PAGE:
Schools) - Elementary Grades; Elem.
Music; Speech Correction.
Detroit, Michigan (Redford Union
School) Commercial; English; Social
Studies; Spanish/French.
Thurs., May 2
Allen Park, Michigan - Elementary
Grades; Elem. Music; Junior High
Math/Science; General Studies.
Clio, Michigan - Elementary Grades;
Junior High English/Social Studies;
Science/Math; Senior High English;
Girls Physical Education; Boys Physi-
cal Education/Football/Track; Com-
mercial; Vocational Guidance.
Imlay City, Michigan - 7th Grade;
Librarian; English/Latin; Asst, Foot-
ball/Baseball, Social Studies.
Muskegon, Michigan - Elementary
Grades; Junior High English; Science;
Senior High Biology; Commercial.
Fri., May 3
Detroit, Michigan - All Fields,
For additional information and ap-
pointments contact the Bureau of Ap-
pointments, 3528 Administration Build-
ing, NO 3-1511, Ext. 489,
A representative of' the S. S. Aqua-
rama, luxuryliner running from De-
troit to Cleveland, will be present at
the Summer Placement Meeting on
Wed., May 1, from 9 a.m. to 4 p.m.
There are over 70 openings for men
and women on the ship including the
following positions: Assistant Service
Executive (Supervise food, beverage
facilities), Assistant Security Officer,
comptroller, comptroller clerk, steno-
grapher, typist, chief stewardess, novel-
ty stand manager, playroom attendant,
nurse, hostess, assistant hostess, store-
keeper, clerk, porter, cabin. boys, bus
boys, stand attendants, bus girls, maids,


cooks, short order cooks, porters, wait-
resses, dishwashers, utility men. Appli-
cation blanks must be filled in before
the interview, and they may be picked
up at the Bureau of Appointments.
They must be accompanied by a photo-
Earnest Deason of The Bay Court
Camp at Waterford, Michigan,will also
be present, at 3:30 p.m. to interview
counselors. The following positions are
still vacant: cabin counselors (male)
5, assistant waterfront director female,
unit leader, female.
The Employers Temporary Service in
New York City are looking for typists,
stenographers, and mimeograph opera-
tors, male or female, to join their staff
for the summer months. The service
provides New York firms with temp-
orary help to assist during the vaca-
tion periods.
Miss Lois Levin of Levin's Resort in
South Haven, Michigan will interview
candidates interested in working as
waitresses, or a children's counselor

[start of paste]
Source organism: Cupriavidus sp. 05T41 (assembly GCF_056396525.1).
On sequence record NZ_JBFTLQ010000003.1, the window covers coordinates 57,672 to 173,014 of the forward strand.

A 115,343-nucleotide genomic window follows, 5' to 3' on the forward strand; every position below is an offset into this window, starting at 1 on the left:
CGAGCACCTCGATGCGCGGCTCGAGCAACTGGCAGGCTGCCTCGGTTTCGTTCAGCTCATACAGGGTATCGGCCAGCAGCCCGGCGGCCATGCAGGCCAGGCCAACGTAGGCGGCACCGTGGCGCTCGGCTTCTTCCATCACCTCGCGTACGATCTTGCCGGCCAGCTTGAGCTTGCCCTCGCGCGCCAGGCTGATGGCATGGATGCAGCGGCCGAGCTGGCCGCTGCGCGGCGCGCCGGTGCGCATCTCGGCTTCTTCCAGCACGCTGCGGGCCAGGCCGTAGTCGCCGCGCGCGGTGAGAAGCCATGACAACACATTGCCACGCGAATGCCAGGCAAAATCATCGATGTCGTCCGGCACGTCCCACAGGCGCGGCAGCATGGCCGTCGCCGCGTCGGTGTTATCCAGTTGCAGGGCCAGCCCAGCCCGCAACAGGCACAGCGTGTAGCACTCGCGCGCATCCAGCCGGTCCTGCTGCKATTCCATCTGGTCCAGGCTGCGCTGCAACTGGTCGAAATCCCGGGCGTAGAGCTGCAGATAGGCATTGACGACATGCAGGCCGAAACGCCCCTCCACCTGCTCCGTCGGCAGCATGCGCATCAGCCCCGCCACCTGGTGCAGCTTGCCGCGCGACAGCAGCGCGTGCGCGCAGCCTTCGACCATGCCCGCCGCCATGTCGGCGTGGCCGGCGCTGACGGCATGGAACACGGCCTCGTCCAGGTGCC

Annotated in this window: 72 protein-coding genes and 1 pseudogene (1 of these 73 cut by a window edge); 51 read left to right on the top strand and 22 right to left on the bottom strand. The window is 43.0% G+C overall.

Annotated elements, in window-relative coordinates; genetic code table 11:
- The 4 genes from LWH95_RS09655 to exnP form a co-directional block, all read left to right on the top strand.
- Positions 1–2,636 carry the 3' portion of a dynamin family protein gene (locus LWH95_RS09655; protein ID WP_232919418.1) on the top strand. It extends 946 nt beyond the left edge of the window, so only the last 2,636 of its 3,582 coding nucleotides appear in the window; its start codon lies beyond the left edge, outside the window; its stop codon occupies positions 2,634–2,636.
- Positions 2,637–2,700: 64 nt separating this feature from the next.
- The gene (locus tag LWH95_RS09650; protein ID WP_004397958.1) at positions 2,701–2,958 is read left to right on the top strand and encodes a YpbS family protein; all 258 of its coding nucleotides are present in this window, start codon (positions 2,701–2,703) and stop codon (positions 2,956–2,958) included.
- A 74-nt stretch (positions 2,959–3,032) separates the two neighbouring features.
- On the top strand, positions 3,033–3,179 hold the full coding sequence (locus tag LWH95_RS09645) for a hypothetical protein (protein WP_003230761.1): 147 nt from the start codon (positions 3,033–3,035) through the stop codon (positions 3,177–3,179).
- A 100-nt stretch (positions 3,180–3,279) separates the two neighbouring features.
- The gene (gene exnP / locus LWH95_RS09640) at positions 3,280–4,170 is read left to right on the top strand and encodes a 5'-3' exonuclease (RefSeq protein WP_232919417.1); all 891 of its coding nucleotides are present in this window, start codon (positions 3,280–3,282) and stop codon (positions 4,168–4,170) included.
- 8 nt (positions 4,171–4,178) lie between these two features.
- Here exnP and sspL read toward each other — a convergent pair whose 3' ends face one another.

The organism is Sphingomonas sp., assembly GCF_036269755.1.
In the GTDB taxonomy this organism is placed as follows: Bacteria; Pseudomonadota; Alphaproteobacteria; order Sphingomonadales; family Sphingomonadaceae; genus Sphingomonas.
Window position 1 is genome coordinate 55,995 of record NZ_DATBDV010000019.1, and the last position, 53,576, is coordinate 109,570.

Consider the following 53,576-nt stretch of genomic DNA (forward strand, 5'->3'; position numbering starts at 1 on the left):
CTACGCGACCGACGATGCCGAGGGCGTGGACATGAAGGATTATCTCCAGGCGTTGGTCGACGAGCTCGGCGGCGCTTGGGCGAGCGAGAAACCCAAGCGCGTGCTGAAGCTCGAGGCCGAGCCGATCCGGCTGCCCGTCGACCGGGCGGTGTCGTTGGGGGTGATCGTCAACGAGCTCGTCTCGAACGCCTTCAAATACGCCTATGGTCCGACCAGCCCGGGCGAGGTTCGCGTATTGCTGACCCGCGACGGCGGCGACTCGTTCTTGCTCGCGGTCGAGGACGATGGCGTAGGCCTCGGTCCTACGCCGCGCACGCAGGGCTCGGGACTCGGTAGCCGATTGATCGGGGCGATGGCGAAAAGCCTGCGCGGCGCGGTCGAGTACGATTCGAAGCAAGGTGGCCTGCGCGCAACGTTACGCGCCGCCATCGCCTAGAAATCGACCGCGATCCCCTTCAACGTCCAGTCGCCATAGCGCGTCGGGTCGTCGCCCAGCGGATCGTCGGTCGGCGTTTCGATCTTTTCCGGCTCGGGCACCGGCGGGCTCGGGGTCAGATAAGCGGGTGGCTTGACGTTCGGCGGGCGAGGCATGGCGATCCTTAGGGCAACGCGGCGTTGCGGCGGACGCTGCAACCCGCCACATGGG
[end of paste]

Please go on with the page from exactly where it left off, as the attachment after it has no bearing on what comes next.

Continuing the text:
from 3 p.m. to 4:30 p.m. on May Ust,
Room 3G of the Michigan Union,
Camp directors are constantly calling
upon the Summer Placement Service to
provide counselors to work in arts and
crafts departments. If you have such
ability and are interested in camp work,
please let us know.

Display Set
Photographs with texts, pointing
to two approaches to picture-tak-
ing, will go one exhibition at the
University Museum of Art in the
Alumni Memorial Hall, from May
1 to May 29.
The exhibit, "Lyrical and Accu-
rate," ig from the George Eastman
House of Photography, and con-
sists of 35 photographs on 14 pan-
Many of photography's "greats"
are represented, such as Alfred
Stieflitz, Eugent Atget, Manual
Alvarex-Bravo, Edward Weston,
Brett Weston, Ansel Adams, Henri
Cartier-Bresson, Eliot Porter, Otto
Steinert, Ruth Bernhard and W.
Eugene Smith.
Together with a large amount of
text, the pictures try to define the
"straight approach" and "pure
Minor White designed the ex-
hibit, a condensation of a showing
in the Eastman House picture gal-
lery a year ago.



ROYAL BIRD-Because of its simplicity, directness, and pure bright colors, Pickens and his committee
chose this picture to represent the exhibit. He calls it the "theme bird," It can be seen on posters
bearing the title "Images, Signs, and Symbols" all over the campus.

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Block Print - African children
use the block print to show
people from their native land.

Placement Notices
University Bureau of Appointments
and Occupational Information, 3528
Mon., April 29
Chatham, New Jersey - Junior High
Boys Physical Education; Junior High
English; Senior High English; Indus-
trial Arts.


servations which are consistent
regardless of nationality, childrenI
from certain countries tend to be
proficient in certain fields. Japan-
ese children are able to handle
detail very delicately, and French
children seem to paint in a moreI
sophisticated manner than do
children from less advanced cul-
tures such as the Bantu tribe in
Story by

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MEAN OLD GIANT-One group is made up of paintings which
the children created from their imaginations. It is called fantasy
and contains everything from the mean giant shown above to
beautiful fairy princesses.

Portrait of Mother-One section
of the exhibit is devoted to
paintings the children have
made of their mothers. It in-
cludes women of every nation-
ality and race from all over the

Pictures by

chosen from


RELIGIOUS PAINTINGS-One group of paintings deals with
religion. Most of the religions of the world are represented. Many
of them by the paintings of festivals and days which the respective
religions consider holy.

MR. AND MRS.-Exceptionally talented children from private
schools in France and Italy display skill in the use of both oil and
tempra paints. Paintings by these children occupy an entire room
of the exhibit.